I just wore a $10,000 watch for the first -- and likely only -- time in my life.

I didn't get much time with the Edition, Apple's super-expensive smartwatch, but had just enough to get a quick rundown of its features and at least the beginning of an idea about why an ordinary person would want to buy an Apple Watch, at any price. The watch promises a lot of convenience and good functionality that should please anyone already in the Apple ecosystem.

But -- at least for now -- it doesn't feel like a killer reason to join up with the Apple mobile universe if you haven't already.

That's not to say I wasn't impressed. This is actually my second time wearing the Apple Watch, having gotten a brief demo of the device last fall. At that time, I wasn't actually allowed to touch it, only to wear it. The prototype devices were not fully functional. Now that Apple is just a month away from shipping its watch, however, this time I was encouraged to explore as much of the watch as I could.

The watch is well made, even with the white plastic sport band that was paired with the high-end face. Other smartwatches I've tried have felt a little clunky, but Apple clearly applied its much-touted craftsmanship to this device. Straps in leather and other materials also felt high-quality, which is important for Apple as it straddles the line between tech product and jewelry.

In short, the Apple Watch feels expensive. Which is good, because it is really expensive.

Even at its lowest price of $349 for the 38mm aluminum sport watch, that's still a lot to pay for what is essentially a smartphone accessory. The mid-tier of watch, which is made of stainless steel, can get as expensive as $1,099. And, of course, the Edition starts at $10,000 and can reach $17,000 depending on the band you choose.

The difference in material dictates the difference in price -- match to your budget and aesthetic. But apart from the metal you're dealing with, the basic designs of the watches are essentially the same. The Apple Watch has basically two buttons: a long, flat button that takes you quickly to your favorite contacts, and the "digital crown" knob above it, which acts as your main tool for navigating the menu. The touchscreen is the main way to interact with the watch, and I would recommend keeping a cloth on hand to keep it free of fingerprints. You can also choose from a variety of digital watch faces, from the traditional to the modern, and decide how busy or clean you want the watch face to look.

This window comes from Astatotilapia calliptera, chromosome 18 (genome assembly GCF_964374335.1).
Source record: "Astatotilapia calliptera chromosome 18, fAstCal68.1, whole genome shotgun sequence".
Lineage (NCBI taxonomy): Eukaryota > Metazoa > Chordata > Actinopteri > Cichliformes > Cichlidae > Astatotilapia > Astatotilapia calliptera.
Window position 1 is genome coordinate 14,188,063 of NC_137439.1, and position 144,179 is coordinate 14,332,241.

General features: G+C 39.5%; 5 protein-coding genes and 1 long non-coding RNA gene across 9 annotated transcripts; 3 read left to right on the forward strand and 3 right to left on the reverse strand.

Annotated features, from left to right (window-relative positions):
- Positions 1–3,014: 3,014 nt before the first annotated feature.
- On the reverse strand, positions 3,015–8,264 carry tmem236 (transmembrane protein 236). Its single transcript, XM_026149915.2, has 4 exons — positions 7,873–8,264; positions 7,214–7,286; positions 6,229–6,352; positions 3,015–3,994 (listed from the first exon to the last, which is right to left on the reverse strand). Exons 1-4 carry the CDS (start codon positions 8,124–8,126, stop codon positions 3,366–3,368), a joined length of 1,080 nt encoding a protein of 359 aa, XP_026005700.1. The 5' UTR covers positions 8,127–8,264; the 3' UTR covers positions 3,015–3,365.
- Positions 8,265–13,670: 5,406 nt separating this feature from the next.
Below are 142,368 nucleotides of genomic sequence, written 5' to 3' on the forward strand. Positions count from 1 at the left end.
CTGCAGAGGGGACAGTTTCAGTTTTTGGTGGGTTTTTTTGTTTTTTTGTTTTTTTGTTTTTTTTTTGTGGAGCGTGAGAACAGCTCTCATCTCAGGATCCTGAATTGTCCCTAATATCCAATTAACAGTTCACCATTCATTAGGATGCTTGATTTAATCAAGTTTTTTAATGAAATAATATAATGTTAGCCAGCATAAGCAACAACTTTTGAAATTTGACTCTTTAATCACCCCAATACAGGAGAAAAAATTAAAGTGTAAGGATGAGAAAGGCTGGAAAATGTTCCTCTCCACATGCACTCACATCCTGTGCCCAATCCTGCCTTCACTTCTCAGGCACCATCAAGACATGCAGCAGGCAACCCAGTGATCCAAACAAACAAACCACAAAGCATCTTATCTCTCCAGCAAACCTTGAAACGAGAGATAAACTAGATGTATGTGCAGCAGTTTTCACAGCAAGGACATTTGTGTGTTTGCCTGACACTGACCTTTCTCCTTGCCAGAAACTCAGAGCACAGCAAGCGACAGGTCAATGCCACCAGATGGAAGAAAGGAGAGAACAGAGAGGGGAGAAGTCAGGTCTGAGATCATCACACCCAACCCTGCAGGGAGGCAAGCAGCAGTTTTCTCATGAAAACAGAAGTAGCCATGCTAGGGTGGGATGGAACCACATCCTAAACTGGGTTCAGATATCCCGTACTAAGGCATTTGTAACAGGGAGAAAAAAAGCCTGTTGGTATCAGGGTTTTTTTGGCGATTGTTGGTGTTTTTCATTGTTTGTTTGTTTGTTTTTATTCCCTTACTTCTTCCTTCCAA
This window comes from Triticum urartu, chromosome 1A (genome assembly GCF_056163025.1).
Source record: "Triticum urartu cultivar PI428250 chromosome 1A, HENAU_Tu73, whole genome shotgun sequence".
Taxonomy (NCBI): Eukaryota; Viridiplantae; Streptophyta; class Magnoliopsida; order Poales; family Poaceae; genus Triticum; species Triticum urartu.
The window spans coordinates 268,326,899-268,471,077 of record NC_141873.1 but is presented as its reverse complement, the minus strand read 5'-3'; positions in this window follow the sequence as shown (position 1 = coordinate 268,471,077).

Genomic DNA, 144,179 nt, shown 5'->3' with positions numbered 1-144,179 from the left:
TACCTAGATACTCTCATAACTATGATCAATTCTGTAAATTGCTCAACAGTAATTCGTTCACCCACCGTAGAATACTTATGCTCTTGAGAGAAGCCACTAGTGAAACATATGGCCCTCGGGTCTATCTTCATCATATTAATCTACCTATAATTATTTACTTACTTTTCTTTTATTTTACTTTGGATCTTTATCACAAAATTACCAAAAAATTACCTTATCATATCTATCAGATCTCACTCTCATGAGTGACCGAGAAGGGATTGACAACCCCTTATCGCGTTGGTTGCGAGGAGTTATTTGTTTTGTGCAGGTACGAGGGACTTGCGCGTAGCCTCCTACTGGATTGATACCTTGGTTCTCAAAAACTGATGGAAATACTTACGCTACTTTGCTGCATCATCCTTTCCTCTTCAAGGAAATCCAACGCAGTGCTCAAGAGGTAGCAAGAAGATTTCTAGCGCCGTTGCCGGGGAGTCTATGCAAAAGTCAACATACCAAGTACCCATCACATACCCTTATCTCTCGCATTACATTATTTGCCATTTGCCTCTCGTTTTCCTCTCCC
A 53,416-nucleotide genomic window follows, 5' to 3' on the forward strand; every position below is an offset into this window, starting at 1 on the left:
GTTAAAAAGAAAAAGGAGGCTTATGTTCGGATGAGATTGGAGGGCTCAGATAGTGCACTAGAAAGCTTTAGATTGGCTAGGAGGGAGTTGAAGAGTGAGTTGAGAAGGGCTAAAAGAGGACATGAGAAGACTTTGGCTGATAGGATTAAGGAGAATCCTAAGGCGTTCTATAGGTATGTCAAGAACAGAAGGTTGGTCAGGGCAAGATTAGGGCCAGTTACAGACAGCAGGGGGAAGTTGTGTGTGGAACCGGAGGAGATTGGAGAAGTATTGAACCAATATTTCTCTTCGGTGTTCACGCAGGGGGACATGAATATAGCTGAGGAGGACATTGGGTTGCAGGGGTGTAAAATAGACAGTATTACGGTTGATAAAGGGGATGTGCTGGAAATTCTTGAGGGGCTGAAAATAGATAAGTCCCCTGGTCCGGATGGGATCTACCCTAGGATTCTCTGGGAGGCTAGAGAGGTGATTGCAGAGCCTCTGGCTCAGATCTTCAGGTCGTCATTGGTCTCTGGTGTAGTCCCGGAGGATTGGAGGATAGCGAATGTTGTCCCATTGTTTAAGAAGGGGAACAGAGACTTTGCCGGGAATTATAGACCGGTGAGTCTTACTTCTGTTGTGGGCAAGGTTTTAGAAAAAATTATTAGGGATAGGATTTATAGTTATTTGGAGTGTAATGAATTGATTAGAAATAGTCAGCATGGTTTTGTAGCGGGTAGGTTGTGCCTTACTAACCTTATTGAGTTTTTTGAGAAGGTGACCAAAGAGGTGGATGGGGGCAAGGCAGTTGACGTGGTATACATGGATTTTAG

Apple also promises an average of 18 hours of battery life, which should get you through the day but not much further. That's not ideal, but at least you shouldn't lose access to your wallet or your e-mail in the course of a normal day. Just remember that you'll have to plug your watch in every night, as you do your phone. Think of it as a throwback to when you had to wind your wristwatch.

While the watch face looked a little big for my taste -- I tried the smaller, 38 mm face -- it felt less bulky than any other smartwatches I tried, and fairly light. I could imagine that I would forget I was wearing it when I wasn't using it, which is sort of what you want from a watch anyway. If you're interested in more than one look, you can buy multiple bands to match your style.

Looks, of course, aren't everything. And Apple has delivered on its promised features.

Dictation was good and clear, even in a noisy room. Navigation was pretty smooth, with none of the noticeable lag that many people noticed in the demos from last fall. Even a feature that lets you look at your entire iPhoto library at once and zoom in on individual pictures worked seamlessly. Apple's own messaging apps worked well with the watch, even if they were a bit gimmicky. The ability to send doodles, heartbeats or animated emoticons to each other is cute, but by no means necessary.

You'll need your phone nearby to use the most convenient features such as Apple Pay or Maps, but one could see how it would be nice to not have to fumble with getting anything out of your purse or pocket. I didn't get to try a call in the noisy demo room, but the phone does let you receive calls via your wrist -- something you would probably only do for short calls anyway.

Apple has also taken pains to lay down a lot of partnerships for the watch so that it feels legitimately useful out of the box. It can act as your room key, thanks to a partnership with Starwood hotels. You can call an Uber. You can use Apple's own apps to measure how long you've been standing or sitting that day. And onstage, Apple executive Kevin Lynch showed off a livestream of video from his home -- probably the most video you'd want to watch on such a small screen, but useful nevertheless.

So should you buy it?

The Apple Watch does offer conveniences that would make life easier, and keep you from reaching into your pocket so often for your phone -- something that certainly feels rude, even though we're well into the smartphone era. It is nice to get those notifications on your wrist to help you better understand when you need to take a call or answer a message, or when you can let something slide for a bit. For exercise enthusiasts sick of fumbling with apps on their smartphones to track their workouts, it's also probably nice to be able to tap something on your wrist.

It's a nice thing to have. But it doesn't feel totally necessary, which is probably what Apple needs to market it much beyond its devoted base of users. If you have the money and you want it, you'll get a solid product that works well and will make your life more convenient. But if you're on the fence about wearables, then it's probably best to keep stashing your cash away until you make up your mind.